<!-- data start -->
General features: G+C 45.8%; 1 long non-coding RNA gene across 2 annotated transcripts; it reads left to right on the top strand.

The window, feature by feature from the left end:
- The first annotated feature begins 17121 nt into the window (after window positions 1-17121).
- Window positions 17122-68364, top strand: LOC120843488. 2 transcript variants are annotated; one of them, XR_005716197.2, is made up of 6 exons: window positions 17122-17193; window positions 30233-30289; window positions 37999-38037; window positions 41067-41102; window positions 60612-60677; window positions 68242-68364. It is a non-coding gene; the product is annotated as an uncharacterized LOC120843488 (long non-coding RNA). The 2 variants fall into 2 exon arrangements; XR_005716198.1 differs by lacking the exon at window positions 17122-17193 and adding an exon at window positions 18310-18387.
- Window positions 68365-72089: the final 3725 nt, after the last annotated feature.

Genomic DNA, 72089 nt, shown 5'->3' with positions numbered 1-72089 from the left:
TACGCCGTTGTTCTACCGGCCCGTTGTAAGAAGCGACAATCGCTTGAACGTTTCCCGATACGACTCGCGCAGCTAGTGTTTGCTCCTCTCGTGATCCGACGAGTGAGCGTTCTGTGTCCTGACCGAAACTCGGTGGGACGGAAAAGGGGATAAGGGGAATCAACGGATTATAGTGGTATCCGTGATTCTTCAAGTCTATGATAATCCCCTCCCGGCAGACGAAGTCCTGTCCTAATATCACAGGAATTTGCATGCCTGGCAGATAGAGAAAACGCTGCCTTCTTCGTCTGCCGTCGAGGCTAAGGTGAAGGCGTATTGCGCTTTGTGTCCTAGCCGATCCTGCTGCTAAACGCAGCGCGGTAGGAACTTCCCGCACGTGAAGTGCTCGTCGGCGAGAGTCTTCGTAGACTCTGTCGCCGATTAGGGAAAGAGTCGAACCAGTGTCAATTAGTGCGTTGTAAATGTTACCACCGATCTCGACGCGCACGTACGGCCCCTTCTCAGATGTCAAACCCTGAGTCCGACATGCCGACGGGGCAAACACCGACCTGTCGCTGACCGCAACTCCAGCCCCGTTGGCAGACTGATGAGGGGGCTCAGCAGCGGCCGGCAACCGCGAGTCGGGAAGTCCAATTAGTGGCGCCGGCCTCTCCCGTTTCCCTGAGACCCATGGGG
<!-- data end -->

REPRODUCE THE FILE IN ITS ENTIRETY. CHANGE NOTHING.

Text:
General features: G+C 45.8%; 1 long non-coding RNA gene across 2 annotated transcripts; it reads left to right on the top strand.

The window, feature by feature from the left end:
- The first annotated feature begins 17121 nt into the window (after window positions 1-17121).
- Window positions 17122-68364, top strand: LOC120843488. 2 transcript variants are annotated; one of them, XR_005716197.2, is made up of 6 exons: window positions 17122-17193; window positions 30233-30289; window positions 37999-38037; window positions 41067-41102; window positions 60612-60677; window positions 68242-68364. It is a non-coding gene; the product is annotated as an uncharacterized LOC120843488 (long non-coding RNA). The 2 variants fall into 2 exon arrangements; XR_005716198.1 differs by lacking the exon at window positions 17122-17193 and adding an exon at window positions 18310-18387.
- Window positions 68365-72089: the final 3725 nt, after the last annotated feature.

Genomic DNA, 72089 nt, shown 5'->3' with positions numbered 1-72089 from the left:
TACGCCGTTGTTCTACCGGCCCGTTGTAAGAAGCGACAATCGCTTGAACGTTTCCCGATACGACTCGCGCAGCTAGTGTTTGCTCCTCTCGTGATCCGACGAGTGAGCGTTCTGTGTCCTGACCGAAACTCGGTGGGACGGAAAAGGGGATAAGGGGAATCAACGGATTATAGTGGTATCCGTGATTCTTCAAGTCTATGATAATCCCCTCCCGGCAGACGAAGTCCTGTCCTAATATCACAGGAATTTGCATGCCTGGCAGATAGAGAAAACGCTGCCTTCTTCGTCTGCCGTCGAGGCTAAGGTGAAGGCGTATTGCGCTTTGTGTCCTAGCCGATCCTGCTGCTAAACGCAGCGCGGTAGGAACTTCCCGCACGTGAAGTGCTCGTCGGCGAGAGTCTTCGTAGACTCTGTCGCCGATTAGGGAAAGAGTCGAACCAGTGTCAATTAGTGCGTTGTAAATGTTACCACCGATCTCGACGCGCACGTACGGCCCCTTCTCAGATGTCAAACCCTGAGTCCGACATGCCGACGGGGCAAACACCGACCTGTCGCTGACCGCAACTCCAGCCCCGTTGGCAGACTGATGAGGGGGCTCAGCAGCGGCCGGCAACCGCGAGTCGGGAAGTCCAATTAGTGGCGCCGGCCTCTCCCGTTTCCCTGAGACCCATGGGG